Now, Mr. West tries to give himself an advertisement by stating what is not true. I took his questions down on a slip of paper a few moments afterwards, and the paper is now before me. My questions also shows what I stated is true. I repeated St. Mark 16:16, “He that believeth and is baptised shall be saved.” I asked Mr. West which comes first? He said believing. I then told him to go and learn his grammar, and if he had the same opinion still, I tell him now also.

If Mr. West had answered that question, he would have answered himself. Then I closed the meeting. Then Mr. West said something about payment. The Apostles were supported by those they saved. I asked Mr. West does ____? Then Mr. West quoted St. Matthew 18:2-3. I asked him, how does a little child enter the Kingdom of Heaven? I suppose he can answer now. He did not answer then. Here is another of Mr. West’s falsehoods. I wrote these things down at the time, or a few moments afterwards. I had remembered Mr. West’s context with the Rev. Mr. Rudd. That the former wanted another article in the Times about his greatness as an advertisement.

Now I come to paragraph two of Mr. West’s letter, and to __which makes him wonder. In St. Mark 1:10 we read “Straightway coming up out of the water; and in verse 12 we read “Immediately the Spirit driveth him into the wilderness.” Now the adverbs “straightway” and “immediately” admit of no delay or loitering, no changing of clothes, hot tea of coffee, no mustard plasters for four weeks after the dipping, which some of Mr. West’s disciples must get. Now, if any person wants to know the meaning of straightway or immediately, let him look at verse 29 and ______“forthwith,” that admits of no delay. The conclusion I have come to is that our Lord was not dipped. Again, when we take into consideration the preposition which govern the accusative ________. The Ethopian Eunuch was not dipped. Let Mr. West prove he was. Let him prove that into the water is necessarily under the water.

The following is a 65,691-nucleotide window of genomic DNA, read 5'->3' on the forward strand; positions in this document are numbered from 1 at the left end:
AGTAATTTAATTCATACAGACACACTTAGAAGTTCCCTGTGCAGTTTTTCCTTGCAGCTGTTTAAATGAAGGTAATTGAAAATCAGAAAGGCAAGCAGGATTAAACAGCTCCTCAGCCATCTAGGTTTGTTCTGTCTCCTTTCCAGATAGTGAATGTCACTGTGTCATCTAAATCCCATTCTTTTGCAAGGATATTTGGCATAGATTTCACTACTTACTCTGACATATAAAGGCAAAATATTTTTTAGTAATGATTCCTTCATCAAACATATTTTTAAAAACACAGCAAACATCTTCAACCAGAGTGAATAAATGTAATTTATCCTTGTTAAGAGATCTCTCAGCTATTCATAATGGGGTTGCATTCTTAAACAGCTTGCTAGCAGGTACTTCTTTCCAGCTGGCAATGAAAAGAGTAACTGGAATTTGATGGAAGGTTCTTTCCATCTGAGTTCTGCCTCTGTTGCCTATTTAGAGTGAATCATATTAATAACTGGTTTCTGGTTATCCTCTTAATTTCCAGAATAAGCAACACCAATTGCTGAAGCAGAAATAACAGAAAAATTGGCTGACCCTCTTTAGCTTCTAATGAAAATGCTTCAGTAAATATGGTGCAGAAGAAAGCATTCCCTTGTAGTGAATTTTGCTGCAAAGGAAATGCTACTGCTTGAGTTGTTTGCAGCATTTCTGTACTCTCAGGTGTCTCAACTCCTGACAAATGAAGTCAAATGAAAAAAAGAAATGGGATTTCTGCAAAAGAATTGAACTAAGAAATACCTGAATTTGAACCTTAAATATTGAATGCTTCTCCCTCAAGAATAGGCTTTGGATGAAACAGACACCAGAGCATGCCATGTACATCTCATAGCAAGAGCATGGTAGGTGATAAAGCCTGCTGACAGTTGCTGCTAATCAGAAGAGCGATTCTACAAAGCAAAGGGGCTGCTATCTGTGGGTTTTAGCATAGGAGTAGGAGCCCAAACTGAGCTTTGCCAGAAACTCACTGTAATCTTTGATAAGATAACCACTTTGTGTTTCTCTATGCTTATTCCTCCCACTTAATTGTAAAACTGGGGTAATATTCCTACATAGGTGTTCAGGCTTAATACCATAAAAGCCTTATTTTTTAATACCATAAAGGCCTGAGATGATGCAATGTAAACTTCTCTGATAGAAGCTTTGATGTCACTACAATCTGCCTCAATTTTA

What I undertook to prove was that the Baptism instituted by our Lord and practiced by the Apostles and Apostolic men is not the same as used by the Dippers.

The Dippers’ rule is first saved then baptized or no one ought to be baptized who is not first saved. This rule would exclude infants and all humanity. I would wish to know who on this earth was constituted the judge of another’s salvation. For it is written, “We must all stand before the Judgment seat of Christ,” Romans 14:10. Christ is judge of quick and dead, Acts 10:42. When and where did any sinner get the authority to pronounce, “Down to Hell” on another, whether baptised or unbaptised, whether dipped, poured or sprinkled.

1st—I undertook to prove the Dippers are wrong from analogy. By comparing circumcision with Baptism, God made a covenant with Abraham. Abraham believed, Isaac could not believe, he was admitted into the covenant by God’s command. Abraham circumcised when 99 years old, Isaac when 8 days old, Genesis 17. The soul who would not receive, the covenant [was] cut off from his people. The Lord’s Supper superseded the Passover. St. Matthew 26:26-27. So the Cornelian?? baptism superseded the Israelitish circumcision.

Here is analogy for those of riper years, also analogy for infants: Abraham made a pr___ Isaac made none, and was not asked. It was made for him in his father. The first Christians like those in heathen lands who are converted to Christians made a profession, none is required of their children. In Joel 2:16, the children that sucked the breasts were required to join in the repentance and the fasts to avert God’s Judgment. Are they capable of repentance? Yet God required them to join in the fasts and in mourning.